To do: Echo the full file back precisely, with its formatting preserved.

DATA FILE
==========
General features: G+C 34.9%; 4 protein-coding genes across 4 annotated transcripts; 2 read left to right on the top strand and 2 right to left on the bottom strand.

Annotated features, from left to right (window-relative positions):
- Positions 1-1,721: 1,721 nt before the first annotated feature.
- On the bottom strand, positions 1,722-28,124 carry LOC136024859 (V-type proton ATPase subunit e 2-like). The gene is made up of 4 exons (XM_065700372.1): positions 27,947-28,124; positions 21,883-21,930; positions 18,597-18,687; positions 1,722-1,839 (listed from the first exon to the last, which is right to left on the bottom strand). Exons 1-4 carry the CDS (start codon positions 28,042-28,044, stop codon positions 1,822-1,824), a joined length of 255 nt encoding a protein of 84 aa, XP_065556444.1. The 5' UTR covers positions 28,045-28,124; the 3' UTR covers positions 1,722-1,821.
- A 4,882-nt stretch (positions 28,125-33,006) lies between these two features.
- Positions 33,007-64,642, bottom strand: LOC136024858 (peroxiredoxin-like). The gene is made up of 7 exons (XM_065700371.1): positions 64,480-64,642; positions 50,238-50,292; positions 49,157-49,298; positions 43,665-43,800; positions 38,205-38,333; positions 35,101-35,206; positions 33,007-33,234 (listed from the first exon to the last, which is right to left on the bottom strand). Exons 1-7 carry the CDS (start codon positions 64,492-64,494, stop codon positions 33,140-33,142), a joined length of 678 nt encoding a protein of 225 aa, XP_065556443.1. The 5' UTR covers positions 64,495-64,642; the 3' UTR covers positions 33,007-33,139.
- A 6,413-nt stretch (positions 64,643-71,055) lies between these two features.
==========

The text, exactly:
General features: G+C 34.9%; 4 protein-coding genes across 4 annotated transcripts; 2 read left to right on the top strand and 2 right to left on the bottom strand.

Annotated features, from left to right (window-relative positions):
- Positions 1-1,721: 1,721 nt before the first annotated feature.
- On the bottom strand, positions 1,722-28,124 carry LOC136024859 (V-type proton ATPase subunit e 2-like). The gene is made up of 4 exons (XM_065700372.1): positions 27,947-28,124; positions 21,883-21,930; positions 18,597-18,687; positions 1,722-1,839 (listed from the first exon to the last, which is right to left on the bottom strand). Exons 1-4 carry the CDS (start codon positions 28,042-28,044, stop codon positions 1,822-1,824), a joined length of 255 nt encoding a protein of 84 aa, XP_065556444.1. The 5' UTR covers positions 28,045-28,124; the 3' UTR covers positions 1,722-1,821.
- A 4,882-nt stretch (positions 28,125-33,006) lies between these two features.
- Positions 33,007-64,642, bottom strand: LOC136024858 (peroxiredoxin-like). The gene is made up of 7 exons (XM_065700371.1): positions 64,480-64,642; positions 50,238-50,292; positions 49,157-49,298; positions 43,665-43,800; positions 38,205-38,333; positions 35,101-35,206; positions 33,007-33,234 (listed from the first exon to the last, which is right to left on the bottom strand). Exons 1-7 carry the CDS (start codon positions 64,492-64,494, stop codon positions 33,140-33,142), a joined length of 678 nt encoding a protein of 225 aa, XP_065556443.1. The 5' UTR covers positions 64,495-64,642; the 3' UTR covers positions 33,007-33,139.
- A 6,413-nt stretch (positions 64,643-71,055) lies between these two features.